Xiamen

Direct flights to boost investment

PUBLISHED : Sunday, 28 February, 1993, 12:00am
UPDATED : Sunday, 28 February, 1993, 12:00am

XIAMEN is counting on closer business contacts with Taiwan as it believes direct flights will start next year, the China Daily reports.


''Direct flights will start before the end of 1994,'' said Mr Zhang Zongxu, deputy mayor of Xiamen. ''It is economically beneficial for both sides. We are a big market and those who have come have already made money here.'' To attract more foreign investment and take care of those who work there, Xiamen wants to create a better business climate. In the next three years, the city's main priority will be to develop infrastructure.


''To change the investment climate, we want to concentrate on the infrastructure until the end of the present five-year plan in 1995,'' Mr Zhang said. ''We do our best to help those who have come to make money.'' Although the city recently changed its mayor the development strategies and investment climate would follow the same policies, he said.


Plans for improving the infrastructure include upgrading the airport, involving a 700 million yuan (about HK$943 million) investment, financed by local funds and a Kuwaiti loan.


Xiamen Airlines is investing 100 million yuan in the project by 1994.


Other projects include harbour construction, financed by a World Bank loan, water supply development with Japanese loans and upgrading the communication system.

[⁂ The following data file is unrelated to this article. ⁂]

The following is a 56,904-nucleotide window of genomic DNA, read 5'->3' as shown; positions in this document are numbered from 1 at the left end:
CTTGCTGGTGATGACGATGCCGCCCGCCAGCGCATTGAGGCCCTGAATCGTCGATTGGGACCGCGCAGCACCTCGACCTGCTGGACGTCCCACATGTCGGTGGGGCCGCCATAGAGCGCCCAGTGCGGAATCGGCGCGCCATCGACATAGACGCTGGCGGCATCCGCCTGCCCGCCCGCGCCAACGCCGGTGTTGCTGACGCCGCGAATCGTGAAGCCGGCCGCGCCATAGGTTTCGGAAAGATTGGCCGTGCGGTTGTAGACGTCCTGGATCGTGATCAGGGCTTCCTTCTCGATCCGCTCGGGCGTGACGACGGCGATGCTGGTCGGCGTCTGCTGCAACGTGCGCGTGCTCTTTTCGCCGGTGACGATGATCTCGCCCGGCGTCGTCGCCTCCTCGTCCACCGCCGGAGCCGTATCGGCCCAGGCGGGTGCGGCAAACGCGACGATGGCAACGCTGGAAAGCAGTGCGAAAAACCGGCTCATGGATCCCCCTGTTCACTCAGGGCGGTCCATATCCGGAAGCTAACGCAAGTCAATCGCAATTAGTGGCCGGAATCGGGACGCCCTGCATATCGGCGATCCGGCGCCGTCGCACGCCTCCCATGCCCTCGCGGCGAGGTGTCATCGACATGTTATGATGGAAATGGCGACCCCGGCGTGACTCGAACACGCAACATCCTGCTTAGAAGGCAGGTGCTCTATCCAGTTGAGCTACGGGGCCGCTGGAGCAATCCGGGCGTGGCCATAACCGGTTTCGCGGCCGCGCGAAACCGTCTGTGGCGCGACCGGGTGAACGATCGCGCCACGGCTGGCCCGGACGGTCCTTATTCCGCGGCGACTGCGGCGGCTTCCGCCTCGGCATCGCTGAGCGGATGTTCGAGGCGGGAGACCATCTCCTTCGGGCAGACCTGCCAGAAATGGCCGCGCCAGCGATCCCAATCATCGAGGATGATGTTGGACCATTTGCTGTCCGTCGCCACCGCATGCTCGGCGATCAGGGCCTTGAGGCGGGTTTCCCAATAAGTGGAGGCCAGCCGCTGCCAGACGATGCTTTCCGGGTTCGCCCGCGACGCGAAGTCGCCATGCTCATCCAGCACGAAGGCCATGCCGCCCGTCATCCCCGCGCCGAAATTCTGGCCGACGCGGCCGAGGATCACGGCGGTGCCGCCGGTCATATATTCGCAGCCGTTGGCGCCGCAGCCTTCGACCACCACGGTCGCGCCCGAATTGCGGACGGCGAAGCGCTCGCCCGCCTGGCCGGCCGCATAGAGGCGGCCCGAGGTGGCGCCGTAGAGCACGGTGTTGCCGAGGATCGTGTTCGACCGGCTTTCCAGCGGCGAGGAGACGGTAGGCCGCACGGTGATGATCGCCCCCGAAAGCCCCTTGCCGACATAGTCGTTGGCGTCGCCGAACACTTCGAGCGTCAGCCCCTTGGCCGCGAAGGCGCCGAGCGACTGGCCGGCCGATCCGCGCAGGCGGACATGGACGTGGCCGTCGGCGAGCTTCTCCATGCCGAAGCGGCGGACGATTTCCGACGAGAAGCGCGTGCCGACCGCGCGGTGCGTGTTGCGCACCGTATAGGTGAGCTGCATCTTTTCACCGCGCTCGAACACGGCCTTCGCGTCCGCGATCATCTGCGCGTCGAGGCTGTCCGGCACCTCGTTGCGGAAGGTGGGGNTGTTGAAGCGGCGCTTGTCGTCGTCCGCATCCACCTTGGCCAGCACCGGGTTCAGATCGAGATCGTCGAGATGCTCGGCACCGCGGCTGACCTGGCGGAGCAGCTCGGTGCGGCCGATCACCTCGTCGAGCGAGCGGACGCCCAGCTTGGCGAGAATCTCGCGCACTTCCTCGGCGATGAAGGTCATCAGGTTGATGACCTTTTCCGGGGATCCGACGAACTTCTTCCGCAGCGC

Xiamen is also investing in the highway network, with an expressway planned between Fuzhou and Xiamen as a first step.


''The contract for the project has not been signed, but the most likely candidate is a Japanese company,'' Mr Zhang said.


Xiamen will also redevelop its old town to ensure a better working climate, he added.


The project aims to increase office space and residential development.


Xiamen had experienced an upsurge in housing construction, but according to Zhang, sales so far have not met with any difficulties. He added that there was no immediate danger of over-development, Mr Zhang said.


''The new developments are sold to overseas Chinese, their relatives [living in Xiamen], to business people and to owners of [local] private businesses,'' he said.


Xiamen's main group of investors is Taiwanese, followed by Hongkong-Macau. Large investments also come from Japan and South Korea.


''In the last two years, Malaysians have come to study the [business] situation,'' Mr Zhang added.